Thomas O. Larkin served as the only United States consul to Mexican province of Alta California during the 1840s. He was captured during California’s transition to the United States. After annexation, he became a “merchant prince” in California, speculating in land from the Mexican ranchos. He co-founded the city of Benicia, which served briefly as the California state capitol. At one point, he was the richest man in America.
After his death in 1858, Larkin was buried in San Francisco’s beautiful and historic Laurel Hill Cemetery. Decades later, his grave was suitably marked with an angel carved by German-born artist Rupert Schmid. The down-gazing angel is placing a feathered pen on the grave. Larkin had been one of the signers of the Californian constitution.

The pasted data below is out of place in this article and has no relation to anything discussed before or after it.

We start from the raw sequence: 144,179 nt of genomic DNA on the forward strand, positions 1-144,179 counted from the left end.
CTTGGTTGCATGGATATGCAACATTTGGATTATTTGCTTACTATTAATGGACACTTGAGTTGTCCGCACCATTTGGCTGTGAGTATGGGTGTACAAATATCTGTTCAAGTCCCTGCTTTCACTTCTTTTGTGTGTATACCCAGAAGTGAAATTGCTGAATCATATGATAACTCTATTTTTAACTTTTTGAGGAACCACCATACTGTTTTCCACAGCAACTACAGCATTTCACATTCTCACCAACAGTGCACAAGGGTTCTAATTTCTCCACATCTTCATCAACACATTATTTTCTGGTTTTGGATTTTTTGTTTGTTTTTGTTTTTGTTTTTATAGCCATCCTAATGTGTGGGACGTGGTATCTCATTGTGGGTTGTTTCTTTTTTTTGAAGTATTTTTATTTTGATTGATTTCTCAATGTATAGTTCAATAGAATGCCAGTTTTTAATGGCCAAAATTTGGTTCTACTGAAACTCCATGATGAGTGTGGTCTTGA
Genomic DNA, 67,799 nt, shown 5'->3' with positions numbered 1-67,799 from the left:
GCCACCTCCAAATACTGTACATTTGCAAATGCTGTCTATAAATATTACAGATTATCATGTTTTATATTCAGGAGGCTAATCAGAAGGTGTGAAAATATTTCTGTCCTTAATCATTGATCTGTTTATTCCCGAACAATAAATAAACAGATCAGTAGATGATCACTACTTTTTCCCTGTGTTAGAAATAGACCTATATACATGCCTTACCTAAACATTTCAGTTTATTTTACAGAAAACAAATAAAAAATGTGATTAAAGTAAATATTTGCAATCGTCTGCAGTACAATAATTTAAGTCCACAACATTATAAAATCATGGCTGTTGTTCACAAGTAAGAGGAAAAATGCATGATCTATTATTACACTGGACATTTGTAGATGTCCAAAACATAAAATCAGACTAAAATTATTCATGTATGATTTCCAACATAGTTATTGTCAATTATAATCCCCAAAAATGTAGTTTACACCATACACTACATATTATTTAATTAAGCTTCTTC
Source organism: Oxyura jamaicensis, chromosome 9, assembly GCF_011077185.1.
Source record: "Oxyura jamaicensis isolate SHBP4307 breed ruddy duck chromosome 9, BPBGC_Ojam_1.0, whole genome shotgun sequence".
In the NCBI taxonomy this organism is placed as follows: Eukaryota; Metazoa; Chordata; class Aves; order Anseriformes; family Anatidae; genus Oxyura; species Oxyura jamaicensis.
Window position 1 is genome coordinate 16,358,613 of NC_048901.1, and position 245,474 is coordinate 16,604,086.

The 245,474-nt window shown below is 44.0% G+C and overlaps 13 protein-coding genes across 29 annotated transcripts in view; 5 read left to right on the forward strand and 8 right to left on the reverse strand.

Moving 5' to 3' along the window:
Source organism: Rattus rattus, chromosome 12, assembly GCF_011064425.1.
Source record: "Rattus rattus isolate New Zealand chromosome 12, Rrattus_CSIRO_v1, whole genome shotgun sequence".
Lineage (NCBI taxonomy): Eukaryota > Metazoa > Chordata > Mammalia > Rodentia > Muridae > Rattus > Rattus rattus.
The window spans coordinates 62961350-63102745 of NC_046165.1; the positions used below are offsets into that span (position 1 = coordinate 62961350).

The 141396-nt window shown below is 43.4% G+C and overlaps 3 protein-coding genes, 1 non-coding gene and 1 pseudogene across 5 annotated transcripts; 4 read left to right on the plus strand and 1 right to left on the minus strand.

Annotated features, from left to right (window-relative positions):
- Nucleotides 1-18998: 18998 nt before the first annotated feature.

At the dawn of the 20th century, San Francisco politicians banned burials inside the city limits. Laurel Hill Cemetery fought developers who eyed its land, but in 1940 the cemetery was demolished and its residents moved to Colma. Larkin, and his angel, were transfered to Cypress Lawn Cemetery, where they remain to this day.
Cemetery of the Week #55: Cypress Lawn Memorial Park, Colma, California
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